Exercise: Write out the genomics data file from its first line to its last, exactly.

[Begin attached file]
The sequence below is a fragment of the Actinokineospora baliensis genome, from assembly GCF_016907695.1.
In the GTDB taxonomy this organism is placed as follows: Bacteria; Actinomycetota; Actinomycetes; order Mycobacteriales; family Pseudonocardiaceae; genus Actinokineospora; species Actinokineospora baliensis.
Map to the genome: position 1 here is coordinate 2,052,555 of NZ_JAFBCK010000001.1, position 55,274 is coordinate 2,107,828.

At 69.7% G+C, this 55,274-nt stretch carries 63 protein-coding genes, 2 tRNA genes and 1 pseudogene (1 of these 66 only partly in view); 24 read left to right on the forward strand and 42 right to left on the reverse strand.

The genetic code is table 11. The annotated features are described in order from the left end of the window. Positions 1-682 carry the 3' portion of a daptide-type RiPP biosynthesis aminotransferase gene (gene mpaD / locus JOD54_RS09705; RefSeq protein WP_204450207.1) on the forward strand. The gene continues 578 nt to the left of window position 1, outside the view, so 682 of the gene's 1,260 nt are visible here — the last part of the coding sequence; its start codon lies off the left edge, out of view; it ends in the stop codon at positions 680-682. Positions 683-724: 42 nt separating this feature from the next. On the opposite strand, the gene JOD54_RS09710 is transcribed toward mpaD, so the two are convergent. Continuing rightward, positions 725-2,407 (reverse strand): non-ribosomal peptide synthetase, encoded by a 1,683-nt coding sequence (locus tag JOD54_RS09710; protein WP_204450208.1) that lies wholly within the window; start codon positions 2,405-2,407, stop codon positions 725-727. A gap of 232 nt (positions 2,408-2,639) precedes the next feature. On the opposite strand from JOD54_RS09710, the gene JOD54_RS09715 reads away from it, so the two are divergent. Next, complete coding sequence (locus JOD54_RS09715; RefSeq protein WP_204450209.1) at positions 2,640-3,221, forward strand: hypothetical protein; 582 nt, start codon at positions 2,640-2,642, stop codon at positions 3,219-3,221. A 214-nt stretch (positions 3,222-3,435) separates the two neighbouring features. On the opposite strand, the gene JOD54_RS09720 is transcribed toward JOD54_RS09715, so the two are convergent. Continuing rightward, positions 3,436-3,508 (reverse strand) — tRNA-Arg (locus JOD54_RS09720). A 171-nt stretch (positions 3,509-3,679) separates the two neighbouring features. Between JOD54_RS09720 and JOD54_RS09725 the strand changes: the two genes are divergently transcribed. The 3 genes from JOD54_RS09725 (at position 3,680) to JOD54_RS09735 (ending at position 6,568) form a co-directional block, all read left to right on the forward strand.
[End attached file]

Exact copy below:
The sequence below is a fragment of the Actinokineospora baliensis genome, from assembly GCF_016907695.1.
In the GTDB taxonomy this organism is placed as follows: Bacteria; Actinomycetota; Actinomycetes; order Mycobacteriales; family Pseudonocardiaceae; genus Actinokineospora; species Actinokineospora baliensis.
Map to the genome: position 1 here is coordinate 2,052,555 of NZ_JAFBCK010000001.1, position 55,274 is coordinate 2,107,828.

At 69.7% G+C, this 55,274-nt stretch carries 63 protein-coding genes, 2 tRNA genes and 1 pseudogene (1 of these 66 only partly in view); 24 read left to right on the forward strand and 42 right to left on the reverse strand.

The genetic code is table 11. The annotated features are described in order from the left end of the window. Positions 1-682 carry the 3' portion of a daptide-type RiPP biosynthesis aminotransferase gene (gene mpaD / locus JOD54_RS09705; RefSeq protein WP_204450207.1) on the forward strand. The gene continues 578 nt to the left of window position 1, outside the view, so 682 of the gene's 1,260 nt are visible here — the last part of the coding sequence; its start codon lies off the left edge, out of view; it ends in the stop codon at positions 680-682. Positions 683-724: 42 nt separating this feature from the next. On the opposite strand, the gene JOD54_RS09710 is transcribed toward mpaD, so the two are convergent. Continuing rightward, positions 725-2,407 (reverse strand): non-ribosomal peptide synthetase, encoded by a 1,683-nt coding sequence (locus tag JOD54_RS09710; protein WP_204450208.1) that lies wholly within the window; start codon positions 2,405-2,407, stop codon positions 725-727. A gap of 232 nt (positions 2,408-2,639) precedes the next feature. On the opposite strand from JOD54_RS09710, the gene JOD54_RS09715 reads away from it, so the two are divergent. Next, complete coding sequence (locus JOD54_RS09715; RefSeq protein WP_204450209.1) at positions 2,640-3,221, forward strand: hypothetical protein; 582 nt, start codon at positions 2,640-2,642, stop codon at positions 3,219-3,221. A 214-nt stretch (positions 3,222-3,435) separates the two neighbouring features. On the opposite strand, the gene JOD54_RS09720 is transcribed toward JOD54_RS09715, so the two are convergent. Continuing rightward, positions 3,436-3,508 (reverse strand) — tRNA-Arg (locus JOD54_RS09720). A 171-nt stretch (positions 3,509-3,679) separates the two neighbouring features. Between JOD54_RS09720 and JOD54_RS09725 the strand changes: the two genes are divergently transcribed. The 3 genes from JOD54_RS09725 (at position 3,680) to JOD54_RS09735 (ending at position 6,568) form a co-directional block, all read left to right on the forward strand.